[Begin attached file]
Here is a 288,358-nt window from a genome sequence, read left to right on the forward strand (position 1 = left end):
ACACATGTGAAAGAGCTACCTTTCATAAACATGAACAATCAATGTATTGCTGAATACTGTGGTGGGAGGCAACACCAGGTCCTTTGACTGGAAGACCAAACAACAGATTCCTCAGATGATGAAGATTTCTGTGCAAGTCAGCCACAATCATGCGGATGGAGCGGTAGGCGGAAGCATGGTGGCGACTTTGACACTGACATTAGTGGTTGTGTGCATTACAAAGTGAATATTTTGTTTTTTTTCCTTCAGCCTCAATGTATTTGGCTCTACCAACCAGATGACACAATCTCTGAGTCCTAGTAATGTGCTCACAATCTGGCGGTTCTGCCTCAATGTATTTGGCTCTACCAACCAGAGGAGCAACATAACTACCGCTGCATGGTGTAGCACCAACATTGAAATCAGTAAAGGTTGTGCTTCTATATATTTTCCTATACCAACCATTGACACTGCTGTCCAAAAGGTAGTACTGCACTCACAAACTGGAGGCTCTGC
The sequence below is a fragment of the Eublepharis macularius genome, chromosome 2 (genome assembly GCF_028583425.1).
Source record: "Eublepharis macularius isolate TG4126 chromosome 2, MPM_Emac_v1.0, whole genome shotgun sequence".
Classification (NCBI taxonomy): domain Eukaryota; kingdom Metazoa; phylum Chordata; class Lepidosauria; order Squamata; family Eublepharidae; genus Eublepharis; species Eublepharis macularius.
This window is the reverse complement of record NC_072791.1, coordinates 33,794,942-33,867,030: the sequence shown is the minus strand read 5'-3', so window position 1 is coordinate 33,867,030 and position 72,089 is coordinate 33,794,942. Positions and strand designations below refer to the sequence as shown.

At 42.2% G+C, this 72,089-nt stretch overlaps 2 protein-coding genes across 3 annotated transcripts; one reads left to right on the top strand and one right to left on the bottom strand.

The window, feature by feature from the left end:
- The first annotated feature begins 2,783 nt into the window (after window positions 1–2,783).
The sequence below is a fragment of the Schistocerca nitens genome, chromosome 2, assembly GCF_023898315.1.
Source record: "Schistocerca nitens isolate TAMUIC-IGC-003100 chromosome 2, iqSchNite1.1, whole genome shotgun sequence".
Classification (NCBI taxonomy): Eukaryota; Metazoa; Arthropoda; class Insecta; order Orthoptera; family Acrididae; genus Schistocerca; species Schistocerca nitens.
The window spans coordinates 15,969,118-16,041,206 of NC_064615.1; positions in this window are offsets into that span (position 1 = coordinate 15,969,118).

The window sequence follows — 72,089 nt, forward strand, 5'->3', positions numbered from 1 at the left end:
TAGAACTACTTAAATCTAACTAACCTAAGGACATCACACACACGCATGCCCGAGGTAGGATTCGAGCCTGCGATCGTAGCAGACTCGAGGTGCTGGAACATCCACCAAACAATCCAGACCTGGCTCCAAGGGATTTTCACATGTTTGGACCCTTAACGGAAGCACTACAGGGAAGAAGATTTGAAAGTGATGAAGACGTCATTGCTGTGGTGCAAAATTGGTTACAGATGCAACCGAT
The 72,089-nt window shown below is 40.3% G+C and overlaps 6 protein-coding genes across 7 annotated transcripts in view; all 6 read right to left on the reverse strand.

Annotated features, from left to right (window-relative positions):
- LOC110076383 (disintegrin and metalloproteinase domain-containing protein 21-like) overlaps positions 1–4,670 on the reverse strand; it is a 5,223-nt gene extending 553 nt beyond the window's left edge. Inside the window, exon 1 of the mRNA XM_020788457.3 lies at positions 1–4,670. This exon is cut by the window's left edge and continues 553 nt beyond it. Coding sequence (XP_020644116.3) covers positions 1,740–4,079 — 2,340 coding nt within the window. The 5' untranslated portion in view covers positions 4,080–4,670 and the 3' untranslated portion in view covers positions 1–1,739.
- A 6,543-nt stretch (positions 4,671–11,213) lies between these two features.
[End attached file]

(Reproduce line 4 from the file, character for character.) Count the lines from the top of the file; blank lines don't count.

Source record: "Eublepharis macularius isolate TG4126 chromosome 2, MPM_Emac_v1.0, whole genome shotgun sequence".